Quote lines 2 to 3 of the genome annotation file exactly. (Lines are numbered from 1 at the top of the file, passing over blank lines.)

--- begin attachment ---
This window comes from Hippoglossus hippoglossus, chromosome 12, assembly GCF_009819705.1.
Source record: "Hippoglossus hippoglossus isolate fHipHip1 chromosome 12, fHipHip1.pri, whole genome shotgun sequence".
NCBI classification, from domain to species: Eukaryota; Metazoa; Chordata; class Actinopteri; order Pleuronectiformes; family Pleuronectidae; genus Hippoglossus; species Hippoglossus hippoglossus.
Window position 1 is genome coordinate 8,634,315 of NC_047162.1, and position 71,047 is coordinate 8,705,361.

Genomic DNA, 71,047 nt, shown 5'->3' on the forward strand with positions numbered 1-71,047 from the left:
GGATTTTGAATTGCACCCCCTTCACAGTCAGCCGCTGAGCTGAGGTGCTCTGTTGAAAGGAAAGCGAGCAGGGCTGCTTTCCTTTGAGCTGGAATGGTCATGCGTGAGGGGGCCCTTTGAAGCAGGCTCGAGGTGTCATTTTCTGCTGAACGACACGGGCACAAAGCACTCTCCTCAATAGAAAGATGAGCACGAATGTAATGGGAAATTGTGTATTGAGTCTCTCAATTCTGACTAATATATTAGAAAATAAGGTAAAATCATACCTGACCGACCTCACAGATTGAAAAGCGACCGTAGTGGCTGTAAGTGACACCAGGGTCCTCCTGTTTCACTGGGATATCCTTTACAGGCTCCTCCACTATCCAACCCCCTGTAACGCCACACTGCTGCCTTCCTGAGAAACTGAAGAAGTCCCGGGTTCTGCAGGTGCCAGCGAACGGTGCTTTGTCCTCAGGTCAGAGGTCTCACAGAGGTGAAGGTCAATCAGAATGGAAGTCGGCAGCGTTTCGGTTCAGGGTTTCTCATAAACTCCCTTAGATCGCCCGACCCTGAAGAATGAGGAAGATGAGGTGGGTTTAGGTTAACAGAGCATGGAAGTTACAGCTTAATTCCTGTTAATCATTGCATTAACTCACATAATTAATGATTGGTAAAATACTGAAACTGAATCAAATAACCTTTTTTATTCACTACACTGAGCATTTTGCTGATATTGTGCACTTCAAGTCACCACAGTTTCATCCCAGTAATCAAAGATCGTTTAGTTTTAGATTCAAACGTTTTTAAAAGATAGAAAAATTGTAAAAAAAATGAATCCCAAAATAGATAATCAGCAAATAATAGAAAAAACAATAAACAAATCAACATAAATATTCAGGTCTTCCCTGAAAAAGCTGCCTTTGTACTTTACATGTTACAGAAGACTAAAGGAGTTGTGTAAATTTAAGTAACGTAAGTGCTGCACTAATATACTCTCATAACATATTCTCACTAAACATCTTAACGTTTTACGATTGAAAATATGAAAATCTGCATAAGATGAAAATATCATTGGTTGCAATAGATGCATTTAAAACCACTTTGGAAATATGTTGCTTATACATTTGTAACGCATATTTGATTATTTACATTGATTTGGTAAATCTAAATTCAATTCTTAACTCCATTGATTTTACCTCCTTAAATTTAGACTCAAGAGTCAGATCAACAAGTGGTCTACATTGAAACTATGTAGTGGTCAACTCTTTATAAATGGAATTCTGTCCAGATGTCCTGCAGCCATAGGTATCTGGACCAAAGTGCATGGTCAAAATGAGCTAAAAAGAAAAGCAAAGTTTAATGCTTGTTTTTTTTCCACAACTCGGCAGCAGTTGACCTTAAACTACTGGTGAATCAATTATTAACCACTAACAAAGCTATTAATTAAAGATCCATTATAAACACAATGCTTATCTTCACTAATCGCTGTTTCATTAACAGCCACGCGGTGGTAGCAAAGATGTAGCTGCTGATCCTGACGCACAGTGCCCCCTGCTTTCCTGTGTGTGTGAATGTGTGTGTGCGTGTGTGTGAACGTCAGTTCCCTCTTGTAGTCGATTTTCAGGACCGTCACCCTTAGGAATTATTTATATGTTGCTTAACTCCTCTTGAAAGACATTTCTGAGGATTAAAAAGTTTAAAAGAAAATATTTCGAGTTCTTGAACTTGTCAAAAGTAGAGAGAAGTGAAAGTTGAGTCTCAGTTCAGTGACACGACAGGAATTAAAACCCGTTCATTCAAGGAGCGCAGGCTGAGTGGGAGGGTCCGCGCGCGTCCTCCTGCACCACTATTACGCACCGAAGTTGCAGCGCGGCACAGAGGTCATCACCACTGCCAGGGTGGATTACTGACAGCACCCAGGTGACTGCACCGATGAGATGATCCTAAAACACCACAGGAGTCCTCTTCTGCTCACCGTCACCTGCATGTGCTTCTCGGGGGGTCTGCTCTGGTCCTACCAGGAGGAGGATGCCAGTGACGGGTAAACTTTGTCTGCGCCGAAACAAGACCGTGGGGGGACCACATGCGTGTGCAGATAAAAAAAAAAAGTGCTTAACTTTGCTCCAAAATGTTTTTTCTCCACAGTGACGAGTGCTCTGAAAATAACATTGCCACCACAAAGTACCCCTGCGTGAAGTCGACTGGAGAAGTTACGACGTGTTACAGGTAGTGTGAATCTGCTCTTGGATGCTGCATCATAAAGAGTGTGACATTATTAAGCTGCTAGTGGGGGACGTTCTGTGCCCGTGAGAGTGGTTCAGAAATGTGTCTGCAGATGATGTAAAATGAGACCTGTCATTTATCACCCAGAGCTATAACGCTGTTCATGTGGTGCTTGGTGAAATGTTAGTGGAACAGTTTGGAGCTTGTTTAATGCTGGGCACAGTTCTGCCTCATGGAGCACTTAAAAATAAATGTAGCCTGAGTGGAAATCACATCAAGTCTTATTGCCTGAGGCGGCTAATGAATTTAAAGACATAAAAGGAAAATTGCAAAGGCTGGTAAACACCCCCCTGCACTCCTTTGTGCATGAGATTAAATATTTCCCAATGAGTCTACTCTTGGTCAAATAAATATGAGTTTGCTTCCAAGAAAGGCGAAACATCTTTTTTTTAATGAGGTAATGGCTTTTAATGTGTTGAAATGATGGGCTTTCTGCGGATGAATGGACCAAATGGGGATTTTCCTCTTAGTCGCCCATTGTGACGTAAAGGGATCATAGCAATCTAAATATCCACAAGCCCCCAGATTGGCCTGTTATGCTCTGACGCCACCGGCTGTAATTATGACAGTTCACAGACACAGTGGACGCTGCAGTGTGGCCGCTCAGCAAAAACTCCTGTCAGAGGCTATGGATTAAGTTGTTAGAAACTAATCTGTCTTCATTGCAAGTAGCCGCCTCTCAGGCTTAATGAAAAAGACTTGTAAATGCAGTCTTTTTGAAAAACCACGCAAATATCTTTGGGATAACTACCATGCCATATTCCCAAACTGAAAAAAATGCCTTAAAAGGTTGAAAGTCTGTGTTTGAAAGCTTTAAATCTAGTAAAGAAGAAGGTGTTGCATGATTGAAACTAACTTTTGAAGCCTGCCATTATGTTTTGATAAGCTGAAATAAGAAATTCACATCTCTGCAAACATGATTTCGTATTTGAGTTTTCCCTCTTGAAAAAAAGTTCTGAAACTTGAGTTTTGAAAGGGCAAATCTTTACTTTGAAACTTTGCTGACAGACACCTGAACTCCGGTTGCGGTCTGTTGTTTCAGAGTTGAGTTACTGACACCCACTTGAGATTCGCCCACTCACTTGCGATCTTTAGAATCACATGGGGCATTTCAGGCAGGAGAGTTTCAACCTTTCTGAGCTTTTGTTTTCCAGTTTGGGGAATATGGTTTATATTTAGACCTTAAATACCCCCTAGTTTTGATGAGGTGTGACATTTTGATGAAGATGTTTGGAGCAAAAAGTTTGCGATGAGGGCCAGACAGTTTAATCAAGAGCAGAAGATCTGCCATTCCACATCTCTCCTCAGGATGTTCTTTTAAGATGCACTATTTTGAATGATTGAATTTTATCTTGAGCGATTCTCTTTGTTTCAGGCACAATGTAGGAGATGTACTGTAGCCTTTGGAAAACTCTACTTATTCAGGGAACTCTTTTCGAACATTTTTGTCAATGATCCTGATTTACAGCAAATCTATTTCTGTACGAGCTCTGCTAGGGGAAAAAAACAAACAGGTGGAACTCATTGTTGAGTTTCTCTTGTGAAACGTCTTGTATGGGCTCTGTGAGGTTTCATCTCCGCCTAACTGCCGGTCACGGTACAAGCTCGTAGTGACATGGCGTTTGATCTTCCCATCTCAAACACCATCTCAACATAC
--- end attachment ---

Source record: "Hippoglossus hippoglossus isolate fHipHip1 chromosome 12, fHipHip1.pri, whole genome shotgun sequence".
NCBI classification, from domain to species: Eukaryota; Metazoa; Chordata; class Actinopteri; order Pleuronectiformes; family Pleuronectidae; genus Hippoglossus; species Hippoglossus hippoglossus.